Long-term dietary L-arginine supplementation increases endothelial nitric oxide synthase and vasoactive intestinal peptide immunoexpression in rat small intestine
Buzadžić, Biljana J.
Korać, Bato M.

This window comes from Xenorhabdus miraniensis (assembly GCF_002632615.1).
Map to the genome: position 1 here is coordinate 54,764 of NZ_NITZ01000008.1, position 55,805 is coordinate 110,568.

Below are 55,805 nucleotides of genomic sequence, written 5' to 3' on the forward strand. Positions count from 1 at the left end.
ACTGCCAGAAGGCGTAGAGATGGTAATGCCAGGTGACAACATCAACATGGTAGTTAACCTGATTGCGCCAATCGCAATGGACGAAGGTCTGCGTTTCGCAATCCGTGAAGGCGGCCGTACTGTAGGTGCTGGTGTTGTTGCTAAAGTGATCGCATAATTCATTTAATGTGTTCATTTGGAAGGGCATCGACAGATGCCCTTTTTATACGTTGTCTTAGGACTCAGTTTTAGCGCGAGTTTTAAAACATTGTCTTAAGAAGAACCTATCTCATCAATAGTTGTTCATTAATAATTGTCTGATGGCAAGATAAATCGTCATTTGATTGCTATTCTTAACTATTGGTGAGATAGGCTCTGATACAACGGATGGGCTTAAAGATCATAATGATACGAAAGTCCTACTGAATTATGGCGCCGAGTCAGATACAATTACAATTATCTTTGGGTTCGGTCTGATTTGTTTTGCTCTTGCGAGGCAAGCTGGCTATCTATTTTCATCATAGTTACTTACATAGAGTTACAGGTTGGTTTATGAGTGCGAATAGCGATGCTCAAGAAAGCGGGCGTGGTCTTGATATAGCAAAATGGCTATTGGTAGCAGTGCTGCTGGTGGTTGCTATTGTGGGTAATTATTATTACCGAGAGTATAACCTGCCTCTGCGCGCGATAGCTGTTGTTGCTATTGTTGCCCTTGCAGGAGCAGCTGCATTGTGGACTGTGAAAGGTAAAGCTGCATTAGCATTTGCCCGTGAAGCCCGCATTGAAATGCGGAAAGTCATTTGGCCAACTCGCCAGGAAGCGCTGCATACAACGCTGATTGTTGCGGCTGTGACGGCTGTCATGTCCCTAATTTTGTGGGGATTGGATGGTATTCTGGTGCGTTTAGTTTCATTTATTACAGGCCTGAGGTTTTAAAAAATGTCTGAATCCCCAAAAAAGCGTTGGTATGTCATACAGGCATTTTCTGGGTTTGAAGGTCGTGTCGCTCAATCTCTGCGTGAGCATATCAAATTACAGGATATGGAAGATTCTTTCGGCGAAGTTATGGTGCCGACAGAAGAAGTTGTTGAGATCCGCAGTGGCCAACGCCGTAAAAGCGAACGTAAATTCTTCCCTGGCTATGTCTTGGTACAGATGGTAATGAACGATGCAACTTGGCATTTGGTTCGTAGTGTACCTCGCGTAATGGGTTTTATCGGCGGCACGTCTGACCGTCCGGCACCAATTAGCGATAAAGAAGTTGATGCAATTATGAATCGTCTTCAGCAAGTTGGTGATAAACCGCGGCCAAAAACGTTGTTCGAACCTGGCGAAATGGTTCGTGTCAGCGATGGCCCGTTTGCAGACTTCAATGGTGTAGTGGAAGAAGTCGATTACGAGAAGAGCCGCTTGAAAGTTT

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Nitric oxide (NO) and vasoactive intestinal polypeptide (VIP) are important intestinal neurotransmitters that coexist in the gut enteric nervous system and play an important role in intestinal physiology (e.g., absorption, motility, fluid secretion and smooth muscle relaxation). It is also known that cold exposure alters several aspects of gastrointestinal physiology and induces hyperphagia to meet increased metabolic demands, but there are no data regarding NO and VIP involvement in intestinal response during acclimation to cold. The objective of this study was to determine the influence of long-term l-arginine supplementation on the expression of the three isoforms of nitric oxide synthase (NOS) and VIP in small intestine of rats acclimated to room temperature or cold. Animals (six per group) acclimated to room temperature (22 +/- A 1 A degrees C) and cold (4 +/- A 1 A degrees C), respectively, were treated with 2.25 \% l-arginine, a substrate for NOSs, or with 0.01 \% N (omega)-nitro-l-arginine methyl ester, an inhibitor of NOSs, for 45 days. The topographical distribution of VIP and NOSs expression in small intestine was studied by immunohistochemistry, and ImageJ software was used for semiquantitative densitometric analysis of their immunoexpression. Long-term dietary l-arginine supplementation increases VIP and NOSs immunoexpression at room temperature while at cold increases the endothelial NOS, inducible NOS and VIP but decrease neuronal NOS in rat small intestine. Our results demonstrate that long-term dietary l-arginine supplementation modulates NOSs and VIP immunoexpression in rat small intestine with respect to ambient temperature, pointing out the eNOS as a predominant NOS isoform with an immunoexpression pattern similar to VIP.